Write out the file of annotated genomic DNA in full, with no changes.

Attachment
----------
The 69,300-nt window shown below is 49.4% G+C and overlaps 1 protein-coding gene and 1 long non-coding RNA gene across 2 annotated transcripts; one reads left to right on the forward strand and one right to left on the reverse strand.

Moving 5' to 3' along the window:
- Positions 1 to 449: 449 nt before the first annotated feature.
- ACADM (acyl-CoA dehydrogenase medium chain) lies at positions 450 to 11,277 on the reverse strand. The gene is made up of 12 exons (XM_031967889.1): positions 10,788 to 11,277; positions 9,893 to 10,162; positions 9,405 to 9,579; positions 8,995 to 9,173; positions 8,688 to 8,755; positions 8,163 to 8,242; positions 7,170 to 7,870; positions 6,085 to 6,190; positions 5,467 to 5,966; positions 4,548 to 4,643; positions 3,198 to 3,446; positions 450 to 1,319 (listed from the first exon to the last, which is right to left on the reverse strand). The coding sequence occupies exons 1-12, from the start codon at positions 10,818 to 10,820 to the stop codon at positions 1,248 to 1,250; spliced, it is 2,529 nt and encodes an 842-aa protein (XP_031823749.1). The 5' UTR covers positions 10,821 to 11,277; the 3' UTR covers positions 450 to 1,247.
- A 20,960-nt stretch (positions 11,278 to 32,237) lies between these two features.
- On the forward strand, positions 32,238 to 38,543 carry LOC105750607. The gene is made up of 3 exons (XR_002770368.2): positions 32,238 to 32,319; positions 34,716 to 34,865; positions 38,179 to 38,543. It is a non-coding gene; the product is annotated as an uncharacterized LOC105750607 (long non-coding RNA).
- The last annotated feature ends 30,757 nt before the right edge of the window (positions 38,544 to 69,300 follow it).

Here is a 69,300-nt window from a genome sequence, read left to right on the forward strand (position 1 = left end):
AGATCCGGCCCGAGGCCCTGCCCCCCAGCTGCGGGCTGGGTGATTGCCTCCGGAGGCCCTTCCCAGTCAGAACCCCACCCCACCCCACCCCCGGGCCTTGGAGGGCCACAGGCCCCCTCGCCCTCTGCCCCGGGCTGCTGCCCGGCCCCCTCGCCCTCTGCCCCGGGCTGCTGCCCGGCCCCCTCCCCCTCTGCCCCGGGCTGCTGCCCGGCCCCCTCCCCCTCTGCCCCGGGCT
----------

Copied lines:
The 69,300-nt window shown below is 49.4% G+C and overlaps 1 protein-coding gene and 1 long non-coding RNA gene across 2 annotated transcripts; one reads left to right on the forward strand and one right to left on the reverse strand.

Moving 5' to 3' along the window:
- Positions 1 to 449: 449 nt before the first annotated feature.
- ACADM (acyl-CoA dehydrogenase medium chain) lies at positions 450 to 11,277 on the reverse strand. The gene is made up of 12 exons (XM_031967889.1): positions 10,788 to 11,277; positions 9,893 to 10,162; positions 9,405 to 9,579; positions 8,995 to 9,173; positions 8,688 to 8,755; positions 8,163 to 8,242; positions 7,170 to 7,870; positions 6,085 to 6,190; positions 5,467 to 5,966; positions 4,548 to 4,643; positions 3,198 to 3,446; positions 450 to 1,319 (listed from the first exon to the last, which is right to left on the reverse strand). The coding sequence occupies exons 1-12, from the start codon at positions 10,818 to 10,820 to the stop codon at positions 1,248 to 1,250; spliced, it is 2,529 nt and encodes an 842-aa protein (XP_031823749.1). The 5' UTR covers positions 10,821 to 11,277; the 3' UTR covers positions 450 to 1,247.
- A 20,960-nt stretch (positions 11,278 to 32,237) lies between these two features.
- On the forward strand, positions 32,238 to 38,543 carry LOC105750607. The gene is made up of 3 exons (XR_002770368.2): positions 32,238 to 32,319; positions 34,716 to 34,865; positions 38,179 to 38,543. It is a non-coding gene; the product is annotated as an uncharacterized LOC105750607 (long non-coding RNA).
- The last annotated feature ends 30,757 nt before the right edge of the window (positions 38,544 to 69,300 follow it).

Here is a 69,300-nt window from a genome sequence, read left to right on the forward strand (position 1 = left end):
AGATCCGGCCCGAGGCCCTGCCCCCCAGCTGCGGGCTGGGTGATTGCCTCCGGAGGCCCTTCCCAGTCAGAACCCCACCCCACCCCACCCCCGGGCCTTGGAGGGCCACAGGCCCCCTCGCCCTCTGCCCCGGGCTGCTGCCCGGCCCCCTCGCCCTCTGCCCCGGGCTGCTGCCCGGCCCCCTCCCCCTCTGCCCCGGGCTGCTGCCCGGCCCCCTCCCCCTCTGCCCCGGGCT